I’ve been working remotely since 2005, so it’s hard for me now to imagine working any other way. It’s been wonderful to have back all the time I would have spent commuting!
I get to enjoy breakfasts and lunches with my family (especially now, with everyone home all day due to the pandemic), and my “commute” is just a walk down the stairs to my home office.
My family understands that when the office door is closed, I’m either in a meeting or otherwise cannot be disturbed.
Due to the nature of the work I do, I often need “brain breaks” where I step away from the desk and think over a problem for ten or fifteen minutes, and walking upstairs to see what everyone’s doing turns out to be a great way to mentally change gears and let my brain think about the problem from anther perspective.
4) What does work-life balance mean to you and how do you work to achieve that goal?
Work-life balance means being fair to my employer, being fair to my family, and being fair to myself.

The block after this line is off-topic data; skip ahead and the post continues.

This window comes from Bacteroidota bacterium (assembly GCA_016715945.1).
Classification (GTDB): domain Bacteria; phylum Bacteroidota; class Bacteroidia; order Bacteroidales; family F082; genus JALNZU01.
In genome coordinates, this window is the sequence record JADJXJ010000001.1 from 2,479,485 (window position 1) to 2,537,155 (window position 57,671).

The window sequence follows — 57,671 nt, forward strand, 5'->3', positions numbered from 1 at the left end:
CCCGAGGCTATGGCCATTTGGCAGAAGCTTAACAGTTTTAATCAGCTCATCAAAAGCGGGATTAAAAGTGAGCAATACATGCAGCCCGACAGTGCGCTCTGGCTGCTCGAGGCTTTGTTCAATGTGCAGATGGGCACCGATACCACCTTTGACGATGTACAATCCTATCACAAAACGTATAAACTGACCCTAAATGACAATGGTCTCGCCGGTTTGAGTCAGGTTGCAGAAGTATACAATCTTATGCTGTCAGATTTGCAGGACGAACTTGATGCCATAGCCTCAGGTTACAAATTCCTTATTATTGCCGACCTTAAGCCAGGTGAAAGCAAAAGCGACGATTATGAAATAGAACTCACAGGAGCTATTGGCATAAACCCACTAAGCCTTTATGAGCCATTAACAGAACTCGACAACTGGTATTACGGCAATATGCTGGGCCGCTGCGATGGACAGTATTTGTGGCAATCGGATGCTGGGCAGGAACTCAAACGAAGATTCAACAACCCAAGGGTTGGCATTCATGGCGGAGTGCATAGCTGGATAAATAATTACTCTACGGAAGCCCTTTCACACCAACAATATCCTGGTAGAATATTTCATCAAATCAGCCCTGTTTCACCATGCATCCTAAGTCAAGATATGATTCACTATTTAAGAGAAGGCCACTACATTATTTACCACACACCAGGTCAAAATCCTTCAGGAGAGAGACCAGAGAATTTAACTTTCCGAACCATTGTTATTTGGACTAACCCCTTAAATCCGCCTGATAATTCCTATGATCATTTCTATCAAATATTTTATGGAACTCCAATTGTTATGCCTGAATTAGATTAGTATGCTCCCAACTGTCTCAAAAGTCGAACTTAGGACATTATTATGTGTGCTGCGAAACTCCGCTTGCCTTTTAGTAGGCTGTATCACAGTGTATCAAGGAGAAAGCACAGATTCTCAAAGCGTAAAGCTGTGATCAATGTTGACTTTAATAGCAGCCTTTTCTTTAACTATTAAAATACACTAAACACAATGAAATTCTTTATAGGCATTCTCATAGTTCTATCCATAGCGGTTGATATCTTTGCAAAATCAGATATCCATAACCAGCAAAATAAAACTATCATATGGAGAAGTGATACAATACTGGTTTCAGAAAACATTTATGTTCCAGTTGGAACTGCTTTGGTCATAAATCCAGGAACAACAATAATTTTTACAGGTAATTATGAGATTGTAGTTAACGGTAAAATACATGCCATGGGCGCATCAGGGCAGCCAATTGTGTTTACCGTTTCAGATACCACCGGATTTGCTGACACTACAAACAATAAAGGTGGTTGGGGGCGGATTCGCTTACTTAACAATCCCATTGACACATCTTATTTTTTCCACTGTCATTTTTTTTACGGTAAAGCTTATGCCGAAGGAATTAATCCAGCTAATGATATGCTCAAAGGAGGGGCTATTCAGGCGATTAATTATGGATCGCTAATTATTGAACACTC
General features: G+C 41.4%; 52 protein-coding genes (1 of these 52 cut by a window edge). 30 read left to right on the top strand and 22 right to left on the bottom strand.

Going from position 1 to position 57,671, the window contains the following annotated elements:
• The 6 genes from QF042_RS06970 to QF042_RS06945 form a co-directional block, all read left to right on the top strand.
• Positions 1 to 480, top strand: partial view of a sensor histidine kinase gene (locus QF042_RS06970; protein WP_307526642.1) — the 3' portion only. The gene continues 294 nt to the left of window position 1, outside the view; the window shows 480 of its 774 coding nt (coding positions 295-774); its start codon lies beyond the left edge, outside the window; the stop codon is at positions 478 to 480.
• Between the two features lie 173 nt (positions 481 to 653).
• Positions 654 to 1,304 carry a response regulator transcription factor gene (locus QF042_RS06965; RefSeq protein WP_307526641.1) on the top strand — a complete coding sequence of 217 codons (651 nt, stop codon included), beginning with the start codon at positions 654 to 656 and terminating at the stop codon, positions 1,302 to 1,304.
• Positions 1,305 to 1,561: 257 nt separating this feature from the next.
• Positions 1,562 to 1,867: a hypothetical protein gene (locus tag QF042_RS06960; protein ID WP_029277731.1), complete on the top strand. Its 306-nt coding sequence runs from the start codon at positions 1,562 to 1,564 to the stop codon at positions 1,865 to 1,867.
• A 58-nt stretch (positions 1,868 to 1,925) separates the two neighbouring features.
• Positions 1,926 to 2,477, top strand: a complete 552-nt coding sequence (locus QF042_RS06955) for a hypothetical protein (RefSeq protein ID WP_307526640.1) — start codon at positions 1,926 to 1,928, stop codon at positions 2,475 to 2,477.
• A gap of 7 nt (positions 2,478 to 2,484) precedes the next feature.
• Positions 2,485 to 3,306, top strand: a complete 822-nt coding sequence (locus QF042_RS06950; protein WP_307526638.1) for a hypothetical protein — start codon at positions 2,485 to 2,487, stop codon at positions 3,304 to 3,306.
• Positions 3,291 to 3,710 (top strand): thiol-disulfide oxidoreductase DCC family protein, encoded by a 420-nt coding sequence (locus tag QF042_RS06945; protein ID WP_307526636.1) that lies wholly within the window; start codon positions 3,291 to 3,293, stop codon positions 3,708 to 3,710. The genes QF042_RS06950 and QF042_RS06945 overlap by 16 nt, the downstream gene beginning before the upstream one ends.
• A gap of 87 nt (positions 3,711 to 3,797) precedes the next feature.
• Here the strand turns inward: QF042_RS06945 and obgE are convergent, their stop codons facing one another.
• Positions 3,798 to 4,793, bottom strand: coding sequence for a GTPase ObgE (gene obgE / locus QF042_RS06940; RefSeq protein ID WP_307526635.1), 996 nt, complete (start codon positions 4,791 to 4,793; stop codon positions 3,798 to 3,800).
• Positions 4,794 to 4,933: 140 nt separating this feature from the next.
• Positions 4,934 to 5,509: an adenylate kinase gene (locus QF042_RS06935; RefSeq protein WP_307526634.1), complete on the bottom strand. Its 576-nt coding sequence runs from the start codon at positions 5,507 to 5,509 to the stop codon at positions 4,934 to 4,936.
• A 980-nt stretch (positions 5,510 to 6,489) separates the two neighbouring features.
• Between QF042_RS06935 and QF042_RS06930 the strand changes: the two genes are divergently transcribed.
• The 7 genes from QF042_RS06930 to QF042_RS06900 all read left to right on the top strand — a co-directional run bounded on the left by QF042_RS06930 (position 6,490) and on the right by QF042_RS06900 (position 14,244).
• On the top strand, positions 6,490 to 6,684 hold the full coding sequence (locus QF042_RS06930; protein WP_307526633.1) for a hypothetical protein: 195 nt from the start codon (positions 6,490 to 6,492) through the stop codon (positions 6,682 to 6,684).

If I work sun-up to sundown working for Vianai, that’s unfair to my family and to myself. If I spend too much time during the day with my family, or working on my own side projects, that’s unfair to my employer.
I don’t have any hard-and-fast methods I use to keep this balance, but I think that’s the point. It’s about balance. Work demands will sometimes require more time than others, and family demands will sometimes require the same.
I may lean one way or the other at various times, but it all averages out in the end. As long as I’m consciously striving to be fair to all three (employer, family, and myself), I’m happy with it all.
5) What do you think are some of the best habits or routines that you’ve developed over the years to help you achieve success in your life?
Despite my commute being just down the stairs, and no one sees me but my family most of the time, I make it a point to wake up early(ish) and get dressed for the day. I try to be at the desk, ready for work at the same time each day (no later than 8am), and I determine to be done by 5pm. And I rarely work on weekends.